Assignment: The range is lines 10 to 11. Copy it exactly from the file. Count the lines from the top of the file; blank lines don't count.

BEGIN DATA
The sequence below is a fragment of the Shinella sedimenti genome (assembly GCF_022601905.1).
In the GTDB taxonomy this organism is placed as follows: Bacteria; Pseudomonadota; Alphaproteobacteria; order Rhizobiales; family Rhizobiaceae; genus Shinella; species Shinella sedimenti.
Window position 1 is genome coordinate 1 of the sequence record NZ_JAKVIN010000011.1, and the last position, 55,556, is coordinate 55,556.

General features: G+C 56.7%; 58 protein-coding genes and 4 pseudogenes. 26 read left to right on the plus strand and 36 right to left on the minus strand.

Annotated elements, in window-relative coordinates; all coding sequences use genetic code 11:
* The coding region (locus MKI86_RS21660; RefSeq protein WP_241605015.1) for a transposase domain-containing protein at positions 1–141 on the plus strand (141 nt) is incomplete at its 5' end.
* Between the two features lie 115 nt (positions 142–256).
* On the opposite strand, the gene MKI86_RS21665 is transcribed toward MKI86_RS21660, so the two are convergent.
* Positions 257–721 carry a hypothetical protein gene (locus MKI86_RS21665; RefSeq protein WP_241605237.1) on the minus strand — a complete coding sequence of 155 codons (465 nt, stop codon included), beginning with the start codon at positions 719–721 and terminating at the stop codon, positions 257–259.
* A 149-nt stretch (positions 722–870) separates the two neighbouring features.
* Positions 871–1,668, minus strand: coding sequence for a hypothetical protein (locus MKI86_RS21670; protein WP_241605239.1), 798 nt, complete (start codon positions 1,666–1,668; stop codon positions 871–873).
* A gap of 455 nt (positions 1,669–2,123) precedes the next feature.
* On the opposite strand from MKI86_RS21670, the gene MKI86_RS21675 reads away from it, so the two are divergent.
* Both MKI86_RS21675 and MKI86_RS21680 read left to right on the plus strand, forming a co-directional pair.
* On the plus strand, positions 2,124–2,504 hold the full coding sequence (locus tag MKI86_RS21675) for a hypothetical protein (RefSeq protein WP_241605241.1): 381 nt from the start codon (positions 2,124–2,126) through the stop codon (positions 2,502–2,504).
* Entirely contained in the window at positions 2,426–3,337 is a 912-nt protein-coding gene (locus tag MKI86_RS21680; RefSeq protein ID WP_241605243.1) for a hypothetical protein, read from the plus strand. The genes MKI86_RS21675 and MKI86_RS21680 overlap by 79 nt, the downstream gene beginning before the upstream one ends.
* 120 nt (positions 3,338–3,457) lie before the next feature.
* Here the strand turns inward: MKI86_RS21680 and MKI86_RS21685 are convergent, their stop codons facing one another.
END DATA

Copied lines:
* A 149-nt stretch (positions 722–870) separates the two neighbouring features.
* Positions 871–1,668, minus strand: coding sequence for a hypothetical protein (locus MKI86_RS21670; protein WP_241605239.1), 798 nt, complete (start codon positions 1,666–1,668; stop codon positions 871–873).